The English Renaissance, beginning in the late 15th century and lasting through the early 17th century, had reached its height by the time The Two Noble Kinsmen was written and first presented. The movement flourished during the reign of Queen Elizabeth I of England, an enthusiastic patron of drama and other arts, and continued after her death with the ascension of James I to the English throne. During her time on the throne (1558–1603), Elizabeth sanctioned the building of the country's first public theaters, opening the way for wider audiences to attend plays from authors such as Shakespeare, Fletcher, Francis Beaumont, Ben Jonson, and Christopher Marlowe. Theater became quite popular, and dramatists such as Shakespeare wrote plays at a fast pace to keep audiences entertained. These scripts were used mostly by actors in staging performances and were not necessarily intended to be published as literature in their own right. Plays were often owned by the theater company, not the authors, and playwrights frequently collaborated.

The typical theater experience of the time was a lively affair. Plays were performed in open air, with audiences made up of "groundlings"—people who paid a penny to attend and stood on the ground throughout the performance—and more well-to-do patrons who came to see and be seen, seated in balconies apart from the rowdy crowd. The aim of a play was primarily to entertain. Consequently, some plays were bawdy, used profanity, or expressed controversial ideas in politics or religion. To avoid being hassled or shut down by the local authorities who objected to such content, theaters were set up outside the city limits of London.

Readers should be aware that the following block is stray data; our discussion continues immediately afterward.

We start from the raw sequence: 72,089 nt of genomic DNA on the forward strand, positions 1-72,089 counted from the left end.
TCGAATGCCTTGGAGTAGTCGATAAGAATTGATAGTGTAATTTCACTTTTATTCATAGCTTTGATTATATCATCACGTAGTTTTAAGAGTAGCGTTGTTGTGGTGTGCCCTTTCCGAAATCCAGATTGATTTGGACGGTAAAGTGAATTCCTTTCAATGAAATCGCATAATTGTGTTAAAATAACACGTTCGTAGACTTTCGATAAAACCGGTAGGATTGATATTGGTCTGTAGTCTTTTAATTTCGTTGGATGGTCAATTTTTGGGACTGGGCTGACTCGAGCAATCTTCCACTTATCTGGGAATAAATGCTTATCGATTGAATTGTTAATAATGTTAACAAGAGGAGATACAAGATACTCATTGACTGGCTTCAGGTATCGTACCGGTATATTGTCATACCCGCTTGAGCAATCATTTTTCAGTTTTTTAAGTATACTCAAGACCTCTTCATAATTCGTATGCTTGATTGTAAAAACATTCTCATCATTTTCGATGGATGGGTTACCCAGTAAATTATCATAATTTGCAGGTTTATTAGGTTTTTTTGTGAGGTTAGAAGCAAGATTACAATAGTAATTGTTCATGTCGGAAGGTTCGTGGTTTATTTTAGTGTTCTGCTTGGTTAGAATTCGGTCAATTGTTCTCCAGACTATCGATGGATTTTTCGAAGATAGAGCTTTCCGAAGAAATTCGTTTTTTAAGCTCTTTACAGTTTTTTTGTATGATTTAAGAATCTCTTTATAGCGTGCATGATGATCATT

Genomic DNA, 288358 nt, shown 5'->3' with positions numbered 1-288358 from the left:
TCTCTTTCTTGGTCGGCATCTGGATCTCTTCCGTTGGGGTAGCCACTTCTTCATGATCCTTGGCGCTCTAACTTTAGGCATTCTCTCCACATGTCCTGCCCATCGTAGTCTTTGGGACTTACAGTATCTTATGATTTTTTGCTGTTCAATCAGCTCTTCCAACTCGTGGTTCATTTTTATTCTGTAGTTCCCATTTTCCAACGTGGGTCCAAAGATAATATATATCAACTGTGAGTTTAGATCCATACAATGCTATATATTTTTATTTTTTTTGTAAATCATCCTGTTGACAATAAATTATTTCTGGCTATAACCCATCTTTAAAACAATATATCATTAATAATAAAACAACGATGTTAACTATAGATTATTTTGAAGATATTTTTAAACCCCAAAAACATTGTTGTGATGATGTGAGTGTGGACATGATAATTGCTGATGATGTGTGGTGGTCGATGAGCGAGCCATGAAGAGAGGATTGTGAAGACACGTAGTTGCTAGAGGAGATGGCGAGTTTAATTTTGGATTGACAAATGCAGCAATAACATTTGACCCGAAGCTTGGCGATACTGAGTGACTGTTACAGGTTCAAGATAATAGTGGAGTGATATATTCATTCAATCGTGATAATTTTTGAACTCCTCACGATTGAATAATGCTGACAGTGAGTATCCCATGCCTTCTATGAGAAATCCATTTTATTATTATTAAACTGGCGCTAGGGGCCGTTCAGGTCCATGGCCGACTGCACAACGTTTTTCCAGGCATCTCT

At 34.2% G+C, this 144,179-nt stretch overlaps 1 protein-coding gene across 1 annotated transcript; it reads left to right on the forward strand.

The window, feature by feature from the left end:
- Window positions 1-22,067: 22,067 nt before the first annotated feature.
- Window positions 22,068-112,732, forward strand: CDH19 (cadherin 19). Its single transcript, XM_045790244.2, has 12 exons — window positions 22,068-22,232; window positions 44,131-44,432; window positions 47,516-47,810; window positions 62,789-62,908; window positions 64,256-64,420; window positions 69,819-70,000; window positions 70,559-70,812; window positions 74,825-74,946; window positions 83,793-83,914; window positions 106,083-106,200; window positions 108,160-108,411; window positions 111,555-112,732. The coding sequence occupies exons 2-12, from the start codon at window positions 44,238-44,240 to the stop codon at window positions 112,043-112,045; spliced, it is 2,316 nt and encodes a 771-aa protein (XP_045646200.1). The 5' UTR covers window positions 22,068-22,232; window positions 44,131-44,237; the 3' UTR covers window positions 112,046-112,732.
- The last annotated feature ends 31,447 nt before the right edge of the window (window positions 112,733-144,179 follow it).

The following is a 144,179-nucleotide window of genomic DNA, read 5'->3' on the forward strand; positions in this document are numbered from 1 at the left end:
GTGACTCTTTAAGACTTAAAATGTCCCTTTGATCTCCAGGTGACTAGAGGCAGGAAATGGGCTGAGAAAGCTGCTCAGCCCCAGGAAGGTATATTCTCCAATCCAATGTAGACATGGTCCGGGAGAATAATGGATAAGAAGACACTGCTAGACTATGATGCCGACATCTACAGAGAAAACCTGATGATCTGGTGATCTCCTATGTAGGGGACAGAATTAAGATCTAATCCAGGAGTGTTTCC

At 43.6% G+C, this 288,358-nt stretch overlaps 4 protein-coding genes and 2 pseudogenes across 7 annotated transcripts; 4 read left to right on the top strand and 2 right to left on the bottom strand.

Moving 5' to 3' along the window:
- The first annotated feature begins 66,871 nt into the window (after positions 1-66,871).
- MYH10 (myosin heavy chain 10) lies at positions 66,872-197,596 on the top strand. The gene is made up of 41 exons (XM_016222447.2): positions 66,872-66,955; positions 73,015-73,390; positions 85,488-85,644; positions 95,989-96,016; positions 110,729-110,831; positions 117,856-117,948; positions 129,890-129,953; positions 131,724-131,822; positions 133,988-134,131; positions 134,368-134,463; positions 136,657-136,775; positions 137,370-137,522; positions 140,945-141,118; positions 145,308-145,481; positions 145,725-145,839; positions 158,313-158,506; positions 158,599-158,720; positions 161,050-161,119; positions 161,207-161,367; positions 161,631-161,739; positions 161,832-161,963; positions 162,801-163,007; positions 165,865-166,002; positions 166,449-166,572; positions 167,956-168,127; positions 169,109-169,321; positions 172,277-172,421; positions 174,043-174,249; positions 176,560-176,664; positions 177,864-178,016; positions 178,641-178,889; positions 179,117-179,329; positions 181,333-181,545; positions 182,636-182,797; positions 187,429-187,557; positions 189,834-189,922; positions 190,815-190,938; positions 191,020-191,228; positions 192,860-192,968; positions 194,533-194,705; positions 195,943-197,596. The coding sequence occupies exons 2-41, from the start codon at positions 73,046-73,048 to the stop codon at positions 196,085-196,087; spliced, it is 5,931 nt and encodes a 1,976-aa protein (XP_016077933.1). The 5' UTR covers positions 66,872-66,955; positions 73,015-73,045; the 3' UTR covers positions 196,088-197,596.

However, after the death of Queen Elizabeth I, James I brought theaters back into the city. His ascent to the English throne in 1603 initiated the Jacobean period (named after Jacobus, the Latin form of James). Audiences were attuned to—and expected—on-stage violence, some kind of political or moral corruption, classical allusions, and events determined by fate. The Two Noble Kinsmen has its share of crowd-pleasing elements: sword fighting between Arcite and Palamon; the exotic Amazon queen, Hippolyta (in ancient Greece, the Amazon was thought to be in Asia Minor, modern Turkey, or Iran) and her attractive, virginal sister Emilia (who makes remarks that to a modern audience may suggest a lesbian identity); a tyrannical king who refuses proper burials to noblemen who died in battle; and a surprise, fatalistic ending. Multiple love triangles emerge as well, with the noble cousins competing for Emilia and with the jailer's daughter torn between her wooer and her obsession with the unattainable Palamon. The jailer's daughter also fulfills the popular role of madwoman with her nonsense songs and incoherent speeches. Meanwhile, the countryfolk throw in some bawdy buffoonery: a popular dance number and a fool dressed as a baboon. Beyond all this are weddings, funerals, disguises, deceit, invocations to the classical gods, and last-minute reprieves. In short, the play offered plenty of bang for the Jacobean buck.